Since the birth of 3D, digital artists have strived to achieve one goal. For years we tried to reach it but technology held back our dreams, hampering our attempts with slow processors, limited geometry and basic shaders.
Finally, after over a decade of waiting, technology matured and we achieved the holy grail of digital art – the ability to generate the perfect digital double.
Initially this wasn't as ambitious as replacing a living actor with a virtual one, complete with flawless skin, dynamic hair and that hint of a soul behind the eyes. The dreams were more humble with us wanting something which didn't physically exist, even if it was representing something man-made rather than organic, but when seen could fool the viewer into believing it was real, a photo even.
Spot the difference
These days, digital art is used frequently to create photorealistic images, with most results being undistinguishable from the real thing. In films, virtual actors are common place, with some now completely replacing the human in all but voice.
Yet the best use of computer graphics remains those times when you don't ever realise it’s been used.
So after all that time, with all the blood, sweat and tears spilled trying to crack the photorealistic code, why should we then decide to go back and render anything in a non-photorealistic way?
It's a style thing
Just like any genre of art, 3D artists are in fact artists too. We have the same thoughts, same untameable imagination and are always experimenting with new styles and techniques to improve our work and make it more memorable.
Style is the key word here. Imagine a painting by Picasso, Slavador Dali or Roy Lichtenstein. Now picture it stripped of its unique visual style and instead approached from a more realistic angle. Pop art guru Lichtenstein’s famous Whaam! would become a photo of a jet fighter shooting down another. Still an exciting image, but certainly nowhere near as unique or visually appealing.
This is quite a drastic example but you get the idea. Non-photorealistic rendering, or NPR as it's also referred to, is not just limited to painting but is in fact crucial in many other genres of art.
Illustrations are a good example. The artist is free to work outside the box and live without conventional restrictions, giving characters wildly exaggerated proportions and features, all to make them more, or sometimes less, appealing.
This type of art along with a bright and colourful palette is ideal in appealing to children when they are learning to read, or indeed being subconsciously taught through any other medium.
If these characters were presented in a realistic way they simply wouldn't hold a child’s attention.
Comics and graphic novels are of course another area of illustration which relies entirely on the flexibility of style on each page. With the freedom of hand drawn images also comes a more engaging story line and visually stunning scenario.
Both of these are either not possible, or wouldn't be as attractive to the reader if presented in photographic form.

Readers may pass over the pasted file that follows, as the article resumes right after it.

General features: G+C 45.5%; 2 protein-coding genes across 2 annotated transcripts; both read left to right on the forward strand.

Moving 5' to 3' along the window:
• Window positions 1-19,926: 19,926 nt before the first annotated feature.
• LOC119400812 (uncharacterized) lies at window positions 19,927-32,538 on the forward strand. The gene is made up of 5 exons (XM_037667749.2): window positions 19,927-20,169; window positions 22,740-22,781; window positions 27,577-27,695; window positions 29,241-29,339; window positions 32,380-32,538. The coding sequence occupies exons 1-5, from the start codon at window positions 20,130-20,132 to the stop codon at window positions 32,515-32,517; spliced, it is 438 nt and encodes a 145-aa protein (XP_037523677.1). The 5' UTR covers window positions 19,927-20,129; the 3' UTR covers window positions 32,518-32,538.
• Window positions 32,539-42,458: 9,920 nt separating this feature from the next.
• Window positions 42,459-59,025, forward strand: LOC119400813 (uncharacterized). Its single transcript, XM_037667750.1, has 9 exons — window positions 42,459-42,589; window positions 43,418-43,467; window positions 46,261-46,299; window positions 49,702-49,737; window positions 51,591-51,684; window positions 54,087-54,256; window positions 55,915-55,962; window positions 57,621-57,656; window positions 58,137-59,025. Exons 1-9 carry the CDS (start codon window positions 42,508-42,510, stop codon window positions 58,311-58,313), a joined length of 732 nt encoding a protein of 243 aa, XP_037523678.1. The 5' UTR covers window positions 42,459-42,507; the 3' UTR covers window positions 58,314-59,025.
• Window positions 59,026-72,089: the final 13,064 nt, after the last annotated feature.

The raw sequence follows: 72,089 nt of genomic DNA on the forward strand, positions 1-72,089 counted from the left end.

This leads us nicely into another form of storytelling. For years Disney has charmed audiences with its animations, all rendered in their own cartoon style. Would Snow White have the same longevity if the dwarves or the evil queen had been real actors? How about trying to make an actual live fox act in Robin Hood?
In these instances the style helped to tell the story, and also allowed Walt's imagination to run wild and replace humans with animals. Again, this gave the films more charm and appeal to audiences young and old.
The Pixar approach
Since then Pixar emerged and carried Disney’s torch into the 3D world but style has always been one of their key weapons. Yes, they do blur the lines occasionally, but everything always has the NPR edge to catch the eye, cause a tear to form and leave an ache in your heart.
It’s not all about entertainment, of course. NPR is also widely used in many other industries. Technical renderings of a product couldn't be possible if attempted in a realistic way.
An artist can create a product, like a vacuum cleaner, and then separate the parts to be rendered for a user manual. They can even create cross sections of the appliance if needed, to help illustrate areas in more detail. This is a technique which is not possible to replicate with a photo, not without a lot more time, effort and cost.
Technical manuals use NPR frequently where a photo just isn't physically possible, or won't aid in the explanation. Speaking from experience, when writing my own books and courses photos weren't even considered as an approach to recreate each step. When discussing polygon limits and textures they are better represented with renderings of the actual models, which again is another form of NPR.
There are more areas of life where non-photorealistic rendering is essential but I think you get the general idea. As with everything in life it comes down to personal preference but just as realistic images are needed in more simulation, or fact based areas, non-photorealism also has its place. In fact, you could argue that photorealism seems to be used more to provoke the mind, whereas non-photorealism is often aimed more towards the heart.
Words: Antony Ward
Masters of CG is a competition for EU residents that offers the one-in-a-lifetime chance to work with one of 2000AD's most iconic characters: Rogue Trooper.
We invite you to form a team (of up to four participants) and tackle as many of our four categories as you wish - Title Sequence, Main Shots, Film Poster or Idents. For full details of how to enter and to get your Competition Information Pack, head to the Masters of CG website now.